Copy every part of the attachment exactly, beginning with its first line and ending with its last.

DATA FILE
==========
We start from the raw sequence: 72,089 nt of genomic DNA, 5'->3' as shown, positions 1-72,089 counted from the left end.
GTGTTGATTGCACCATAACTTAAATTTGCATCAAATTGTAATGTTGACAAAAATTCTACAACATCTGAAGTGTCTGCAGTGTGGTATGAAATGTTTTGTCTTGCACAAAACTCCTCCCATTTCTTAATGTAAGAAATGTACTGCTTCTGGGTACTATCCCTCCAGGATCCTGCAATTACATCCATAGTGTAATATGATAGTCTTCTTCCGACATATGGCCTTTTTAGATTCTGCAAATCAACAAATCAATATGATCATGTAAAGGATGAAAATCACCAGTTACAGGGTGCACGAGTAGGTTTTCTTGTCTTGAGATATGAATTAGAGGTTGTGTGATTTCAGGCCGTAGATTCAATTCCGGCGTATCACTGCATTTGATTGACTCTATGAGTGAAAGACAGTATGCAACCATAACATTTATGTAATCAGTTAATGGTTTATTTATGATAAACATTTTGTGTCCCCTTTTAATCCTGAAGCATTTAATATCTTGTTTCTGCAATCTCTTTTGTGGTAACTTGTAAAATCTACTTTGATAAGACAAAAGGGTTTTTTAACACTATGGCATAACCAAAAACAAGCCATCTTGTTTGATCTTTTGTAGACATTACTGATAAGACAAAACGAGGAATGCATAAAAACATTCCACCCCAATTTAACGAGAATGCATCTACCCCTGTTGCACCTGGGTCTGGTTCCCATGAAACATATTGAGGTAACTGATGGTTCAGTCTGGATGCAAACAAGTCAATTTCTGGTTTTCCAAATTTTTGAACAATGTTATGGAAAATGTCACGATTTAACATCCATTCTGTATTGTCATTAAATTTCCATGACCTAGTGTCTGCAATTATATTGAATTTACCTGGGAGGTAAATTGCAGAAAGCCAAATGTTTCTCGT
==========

We start from the raw sequence: 72,089 nt of genomic DNA, 5'->3' as shown, positions 1-72,089 counted from the left end.
GTGTTGATTGCACCATAACTTAAATTTGCATCAAATTGTAATGTTGACAAAAATTCTACAACATCTGAAGTGTCTGCAGTGTGGTATGAAATGTTTTGTCTTGCACAAAACTCCTCCCATTTCTTAATGTAAGAAATGTACTGCTTCTGGGTACTATCCCTCCAGGATCCTGCAATTACATCCATAGTGTAATATGATAGTCTTCTTCCGACATATGGCCTTTTTAGATTCTGCAAATCAACAAATCAATATGATCATGTAAAGGATGAAAATCACCAGTTACAGGGTGCACGAGTAGGTTTTCTTGTCTTGAGATATGAATTAGAGGTTGTGTGATTTCAGGCCGTAGATTCAATTCCGGCGTATCACTGCATTTGATTGACTCTATGAGTGAAAGACAGTATGCAACCATAACATTTATGTAATCAGTTAATGGTTTATTTATGATAAACATTTTGTGTCCCCTTTTAATCCTGAAGCATTTAATATCTTGTTTCTGCAATCTCTTTTGTGGTAACTTGTAAAATCTACTTTGATAAGACAAAAGGGTTTTTTAACACTATGGCATAACCAAAAACAAGCCATCTTGTTTGATCTTTTGTAGACATTACTGATAAGACAAAACGAGGAATGCATAAAAACATTCCACCCCAATTTAACGAGAATGCATCTACCCCTGTTGCACCTGGGTCTGGTTCCCATGAAACATATTGAGGTAACTGATGGTTCAGTCTGGATGCAAACAAGTCAATTTCTGGTTTTCCAAATTTTTGAACAATGTTATGGAAAATGTCACGATTTAACATCCATTCTGTATTGTCATTAAATTTCCATGACCTAGTGTCTGCAATTATATTGAATTTACCTGGGAGGTAAATTGCAGAAAGCCAAATGTTTCTCGT